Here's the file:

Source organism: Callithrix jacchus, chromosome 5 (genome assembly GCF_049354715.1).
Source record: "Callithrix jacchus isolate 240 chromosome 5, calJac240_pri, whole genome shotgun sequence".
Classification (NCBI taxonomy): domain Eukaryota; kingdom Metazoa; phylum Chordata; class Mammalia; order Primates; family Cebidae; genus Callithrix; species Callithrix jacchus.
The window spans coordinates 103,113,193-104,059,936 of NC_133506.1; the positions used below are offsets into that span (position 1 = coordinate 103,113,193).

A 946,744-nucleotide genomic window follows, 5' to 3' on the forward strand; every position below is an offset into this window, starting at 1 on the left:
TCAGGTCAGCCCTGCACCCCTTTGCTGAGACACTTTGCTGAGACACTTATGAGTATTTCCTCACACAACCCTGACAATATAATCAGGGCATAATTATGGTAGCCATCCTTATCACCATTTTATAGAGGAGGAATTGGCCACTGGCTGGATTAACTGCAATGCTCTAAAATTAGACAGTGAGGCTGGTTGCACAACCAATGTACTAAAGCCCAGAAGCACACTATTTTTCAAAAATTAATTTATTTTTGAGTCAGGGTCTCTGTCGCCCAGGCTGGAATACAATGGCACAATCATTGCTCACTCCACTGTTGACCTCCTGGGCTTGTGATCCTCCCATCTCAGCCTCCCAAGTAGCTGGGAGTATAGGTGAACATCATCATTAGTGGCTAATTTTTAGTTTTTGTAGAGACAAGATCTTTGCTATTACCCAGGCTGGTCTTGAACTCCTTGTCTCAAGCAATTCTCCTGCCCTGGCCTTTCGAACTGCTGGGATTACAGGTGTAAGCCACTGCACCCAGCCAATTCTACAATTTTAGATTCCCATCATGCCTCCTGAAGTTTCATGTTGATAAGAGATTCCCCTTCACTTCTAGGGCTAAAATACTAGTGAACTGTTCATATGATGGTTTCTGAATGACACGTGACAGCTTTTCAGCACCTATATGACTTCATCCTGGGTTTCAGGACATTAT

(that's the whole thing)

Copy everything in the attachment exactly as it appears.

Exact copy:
Source organism: Callithrix jacchus, chromosome 5 (genome assembly GCF_049354715.1).
Source record: "Callithrix jacchus isolate 240 chromosome 5, calJac240_pri, whole genome shotgun sequence".
Classification (NCBI taxonomy): domain Eukaryota; kingdom Metazoa; phylum Chordata; class Mammalia; order Primates; family Cebidae; genus Callithrix; species Callithrix jacchus.
The window spans coordinates 103,113,193-104,059,936 of NC_133506.1; the positions used below are offsets into that span (position 1 = coordinate 103,113,193).

A 946,744-nucleotide genomic window follows, 5' to 3' on the forward strand; every position below is an offset into this window, starting at 1 on the left:
TCAGGTCAGCCCTGCACCCCTTTGCTGAGACACTTTGCTGAGACACTTATGAGTATTTCCTCACACAACCCTGACAATATAATCAGGGCATAATTATGGTAGCCATCCTTATCACCATTTTATAGAGGAGGAATTGGCCACTGGCTGGATTAACTGCAATGCTCTAAAATTAGACAGTGAGGCTGGTTGCACAACCAATGTACTAAAGCCCAGAAGCACACTATTTTTCAAAAATTAATTTATTTTTGAGTCAGGGTCTCTGTCGCCCAGGCTGGAATACAATGGCACAATCATTGCTCACTCCACTGTTGACCTCCTGGGCTTGTGATCCTCCCATCTCAGCCTCCCAAGTAGCTGGGAGTATAGGTGAACATCATCATTAGTGGCTAATTTTTAGTTTTTGTAGAGACAAGATCTTTGCTATTACCCAGGCTGGTCTTGAACTCCTTGTCTCAAGCAATTCTCCTGCCCTGGCCTTTCGAACTGCTGGGATTACAGGTGTAAGCCACTGCACCCAGCCAATTCTACAATTTTAGATTCCCATCATGCCTCCTGAAGTTTCATGTTGATAAGAGATTCCCCTTCACTTCTAGGGCTAAAATACTAGTGAACTGTTCATATGATGGTTTCTGAATGACACGTGACAGCTTTTCAGCACCTATATGACTTCATCCTGGGTTTCAGGACATTAT